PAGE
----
Tag Archives: Nuoc Cham

Pho with Tofu and Mushrooms

This pho looks good in 2 different lights – the tofu doesn’t only reflect the flavour of its co-habitants in the bowl, it seems to reflect different colours of its surroundings…

This vegetarian pho recipe is an adaptation of a recipe I received at a Pho cookery class in Acton. Sadly at this otherwise excellent class, mushrooms were my only replacement for chicken. If you feel that even as a vegetarian you nonetheless do need some protein, add some tofu (raw or marinated) as I have done above. Also, seitan mock meats made from flour can be delicious for as a replacement.

Recipe (serves 4):

2 litres of vegetable stock
400 grams tofu
1 onion sliced
1 carrot sliced
6 cloves of garlic, sliced
2 inch piece of ginger, peeled and sliced
6 cm stick of cinnamon
24 coriander seeds
4 star anise
20g fermented black beans
200g green cabbage or choux chinois
300g rice noodles
2 tbs thin soy sauce
1 bunch coriander, stems chopped and separated off

Poach the tofu in the vegetable stock for about 5 minutes. Whilst you are doing this, toast the star anise, cinnamon and coriander seeds dryly in a frying pan or wok until they start to spit and become fragrant. Remove from the pan and set aside.

Toast the ginger and garlic in the frying pan til charred.

Add 1 tbps of oil to the frying pan and brown the onions. Remove tofu from the stock and set aside. Add onions, carrots and coriander stems to the stock and simmer for 30 minutes. In the meantime, fry the tofu in abut 2 tablespoons of oil until it has gone golden brown and cripsy on the edges.

Add the soy sauce and adjust the seasoning to the stock. Strain the stock and discard solids. Finely slice the cabbage and chop the coriander more roughly.

Place the noodles, tofu, cabbage, shitake mushrooms (with their stock to taste), salted beans in a bowl, pour over the boiling stock and sprinkle on the chopped coriander. Add dipping sauce – nuoc cham – to taste.

And here is a nuoc cham recipe from the same cookery school for good measure –

3 Thai bird’s eye chillies
2 sliced garlic cloves
3 tbsps sugar,
170 ml warm water (or less)
1 I/2 tbsps fresh lime
5 Tbs thin soy sauce
2 Tbs finely shredded carrot for garnish

Slice chillies at an angle and keep on third aside for the garnish.

Pound the remaining chillies to a paste in a pestle and mortar with garlic and sugar.

Transfer to a small bowl and add water, lime juice and soy sauce and stir well.

Set aside for 10 minutes and serve with the remaining chillies and carrot as a garnish

Advertisements

Fried Tofu with Carrot and Lemongrass Stir Fry



photo-27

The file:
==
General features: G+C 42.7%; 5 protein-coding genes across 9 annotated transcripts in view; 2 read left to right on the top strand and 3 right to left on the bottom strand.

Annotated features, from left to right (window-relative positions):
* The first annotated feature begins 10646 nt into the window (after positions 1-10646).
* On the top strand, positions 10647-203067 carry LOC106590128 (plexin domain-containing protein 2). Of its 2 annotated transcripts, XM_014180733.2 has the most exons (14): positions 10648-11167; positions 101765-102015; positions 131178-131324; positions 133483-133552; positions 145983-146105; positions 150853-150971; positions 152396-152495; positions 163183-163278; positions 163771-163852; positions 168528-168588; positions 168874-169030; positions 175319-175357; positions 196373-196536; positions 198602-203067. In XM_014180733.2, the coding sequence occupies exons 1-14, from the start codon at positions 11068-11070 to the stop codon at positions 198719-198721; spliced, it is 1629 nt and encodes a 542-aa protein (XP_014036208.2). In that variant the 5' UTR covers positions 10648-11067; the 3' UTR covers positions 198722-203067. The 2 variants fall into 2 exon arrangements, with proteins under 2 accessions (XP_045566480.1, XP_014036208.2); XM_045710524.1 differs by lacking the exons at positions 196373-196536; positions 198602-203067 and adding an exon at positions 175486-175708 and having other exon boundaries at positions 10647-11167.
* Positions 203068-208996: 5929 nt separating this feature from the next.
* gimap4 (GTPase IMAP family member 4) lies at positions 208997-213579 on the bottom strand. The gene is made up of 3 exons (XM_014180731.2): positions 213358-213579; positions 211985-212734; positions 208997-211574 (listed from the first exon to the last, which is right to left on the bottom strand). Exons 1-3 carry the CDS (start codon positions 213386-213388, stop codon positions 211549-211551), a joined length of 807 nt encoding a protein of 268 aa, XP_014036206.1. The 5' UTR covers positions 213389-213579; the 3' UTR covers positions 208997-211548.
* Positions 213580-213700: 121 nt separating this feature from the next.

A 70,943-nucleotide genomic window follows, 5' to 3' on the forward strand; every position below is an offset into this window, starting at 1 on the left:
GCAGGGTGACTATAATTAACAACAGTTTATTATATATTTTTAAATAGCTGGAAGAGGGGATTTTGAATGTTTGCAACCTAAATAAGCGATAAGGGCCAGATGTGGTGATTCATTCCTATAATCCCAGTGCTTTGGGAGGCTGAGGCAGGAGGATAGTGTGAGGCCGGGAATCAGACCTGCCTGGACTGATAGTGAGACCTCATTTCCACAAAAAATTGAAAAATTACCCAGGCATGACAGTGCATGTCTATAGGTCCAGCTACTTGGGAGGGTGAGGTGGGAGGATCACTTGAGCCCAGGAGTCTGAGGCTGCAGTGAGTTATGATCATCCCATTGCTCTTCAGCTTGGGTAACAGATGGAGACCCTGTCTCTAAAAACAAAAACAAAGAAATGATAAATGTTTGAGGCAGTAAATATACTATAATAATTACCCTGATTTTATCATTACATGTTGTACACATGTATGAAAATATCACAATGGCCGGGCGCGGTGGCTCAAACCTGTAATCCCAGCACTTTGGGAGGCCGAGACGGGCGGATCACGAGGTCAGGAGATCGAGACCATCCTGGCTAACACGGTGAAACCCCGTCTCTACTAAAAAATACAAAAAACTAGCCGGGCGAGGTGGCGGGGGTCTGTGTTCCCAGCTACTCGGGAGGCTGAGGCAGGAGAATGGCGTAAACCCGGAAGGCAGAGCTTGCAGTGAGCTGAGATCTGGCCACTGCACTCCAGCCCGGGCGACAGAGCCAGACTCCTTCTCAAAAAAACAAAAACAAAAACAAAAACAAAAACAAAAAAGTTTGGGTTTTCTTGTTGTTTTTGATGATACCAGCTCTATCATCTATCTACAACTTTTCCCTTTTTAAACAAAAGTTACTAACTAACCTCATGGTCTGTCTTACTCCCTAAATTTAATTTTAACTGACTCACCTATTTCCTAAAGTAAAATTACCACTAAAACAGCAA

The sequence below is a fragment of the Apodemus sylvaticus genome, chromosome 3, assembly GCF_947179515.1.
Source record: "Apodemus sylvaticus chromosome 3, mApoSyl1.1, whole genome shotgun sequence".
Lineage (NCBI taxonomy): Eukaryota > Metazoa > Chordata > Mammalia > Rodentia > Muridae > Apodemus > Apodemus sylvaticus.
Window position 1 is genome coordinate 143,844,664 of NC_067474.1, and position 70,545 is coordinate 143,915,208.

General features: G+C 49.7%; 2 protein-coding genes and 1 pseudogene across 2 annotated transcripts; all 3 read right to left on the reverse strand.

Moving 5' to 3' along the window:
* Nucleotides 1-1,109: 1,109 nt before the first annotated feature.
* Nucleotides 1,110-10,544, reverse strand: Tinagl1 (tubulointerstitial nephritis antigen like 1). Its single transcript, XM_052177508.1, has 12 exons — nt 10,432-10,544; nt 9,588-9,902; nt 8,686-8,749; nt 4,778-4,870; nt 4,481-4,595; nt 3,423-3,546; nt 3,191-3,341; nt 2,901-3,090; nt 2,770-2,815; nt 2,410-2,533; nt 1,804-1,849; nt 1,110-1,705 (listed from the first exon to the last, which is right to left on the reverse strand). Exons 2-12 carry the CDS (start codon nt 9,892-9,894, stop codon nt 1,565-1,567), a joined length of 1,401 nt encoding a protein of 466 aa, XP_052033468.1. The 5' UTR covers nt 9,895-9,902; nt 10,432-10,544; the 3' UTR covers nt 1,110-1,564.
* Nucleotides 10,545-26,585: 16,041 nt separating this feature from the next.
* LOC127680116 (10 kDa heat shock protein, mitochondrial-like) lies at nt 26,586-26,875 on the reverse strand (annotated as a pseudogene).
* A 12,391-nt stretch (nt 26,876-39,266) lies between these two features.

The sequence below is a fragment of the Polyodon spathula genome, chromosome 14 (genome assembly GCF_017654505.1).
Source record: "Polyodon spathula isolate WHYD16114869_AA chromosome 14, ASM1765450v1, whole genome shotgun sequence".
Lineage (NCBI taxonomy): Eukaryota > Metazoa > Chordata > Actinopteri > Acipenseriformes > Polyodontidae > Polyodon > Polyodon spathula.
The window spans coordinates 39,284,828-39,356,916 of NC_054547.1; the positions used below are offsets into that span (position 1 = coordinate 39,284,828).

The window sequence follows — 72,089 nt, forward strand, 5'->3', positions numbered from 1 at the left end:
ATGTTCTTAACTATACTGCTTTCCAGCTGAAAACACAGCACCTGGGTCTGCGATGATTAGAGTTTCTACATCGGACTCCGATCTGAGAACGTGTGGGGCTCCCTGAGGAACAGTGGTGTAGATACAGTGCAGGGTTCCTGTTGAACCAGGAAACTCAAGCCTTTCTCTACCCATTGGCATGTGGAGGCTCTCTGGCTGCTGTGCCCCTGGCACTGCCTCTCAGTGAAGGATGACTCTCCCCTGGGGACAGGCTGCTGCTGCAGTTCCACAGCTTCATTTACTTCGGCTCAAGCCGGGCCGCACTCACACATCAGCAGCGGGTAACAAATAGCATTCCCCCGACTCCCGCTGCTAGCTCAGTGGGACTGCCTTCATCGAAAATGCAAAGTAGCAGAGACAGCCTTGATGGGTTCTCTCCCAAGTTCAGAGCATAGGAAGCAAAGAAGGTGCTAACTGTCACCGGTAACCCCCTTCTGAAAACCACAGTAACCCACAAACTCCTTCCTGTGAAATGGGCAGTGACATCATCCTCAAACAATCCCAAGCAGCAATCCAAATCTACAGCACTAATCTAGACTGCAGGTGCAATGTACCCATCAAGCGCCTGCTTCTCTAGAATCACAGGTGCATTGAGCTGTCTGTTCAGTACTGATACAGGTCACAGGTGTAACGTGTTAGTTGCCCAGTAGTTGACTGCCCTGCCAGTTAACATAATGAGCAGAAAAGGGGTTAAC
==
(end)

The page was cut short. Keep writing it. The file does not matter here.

The chopped carrots, ginger, lemongrass, chilli and beansprouts await the hot wok. The soy, chilli and lime dip sits on the table, waiting for a bit of tofu, which is meanwhile crisping and turning golden in the pan.

Today’s late lunch consisted of simply done, shallow fried tofu cubes with a classic Vietnamese dipping sauce, and a little stir fry of carrots and beansprouts done with Vietnamese style flavouring – lemongrass, chilli, lime, ginger and peanuts. It was a very quick one to do (depending on how much patience you have to chop up the carrot into tiny batons), but delicious with fresh rice.

Resisting the temptation to put the tofu in with the vegetables to stir fry is important. Most Vietnamese dishes work with one main component, which is then complemented by several other different dishes at the table. This means that the flavours of each dish are very concentrated. This is ever more important when using tofu, which is tends to absorb rather than impart flavour. And from my cooking trials and errors, I’ve learnt you should always treat vegetables with a bit of respect – don’t just mix everything you’ve got left in the fridge. That normally ends up gross. Would you chop up and fry 5 different types of meat together?

Also, I apologise for my poor quality photos since the Banh Chung recipe was posted up – I’ll be retrieving a better camera soon!

Recipe (Serves 2):

For the Tofu

Chop tofu into 2 cm cubes. Heat 2 tablespoons of oil in a pan and fry the tofu on a medium heat, turning so that all sides go golden brown and slightly crisp.

For the Dipping Sauce

2 tablespoons light soy sauce
1 tablespoon lime juice
1 tablespoon water
half a clove of garlic, minced
Half a red chilli, minced
Half a teaspoon of sugar
Half a tablespoon of chopped peanuts
Mix all indredients together, adding peanuts at the end as a garnish.

For The Stir Fry

1 large carrot
200 grams beansprouts
1 lemongrass stalk, minced
1 inch piece of ginger, minced
Half a red thai bird chilli, minced
1 Tablespoon lime juice
2 tablespoons water
2 tablespoons light soy sauce
1 clove of garlic, minced
1/4 onion, chopped
1 tablespoon oil
Several sprigs of mint or coriander.

Heat the oil on a medium heat and then add the onion and fry for a minute before adding the garlic, ginger, chilli, and lemongrass. Fry for another minute then turn to heat up high and add the carrots. Also add the soy sauce, water and lime juice at this point.

Stir fry for 2 minutes, then add the bean sprouts for another two minutes. Sprinkle with the chopped peanuts and serve with a mint or coriander garnish.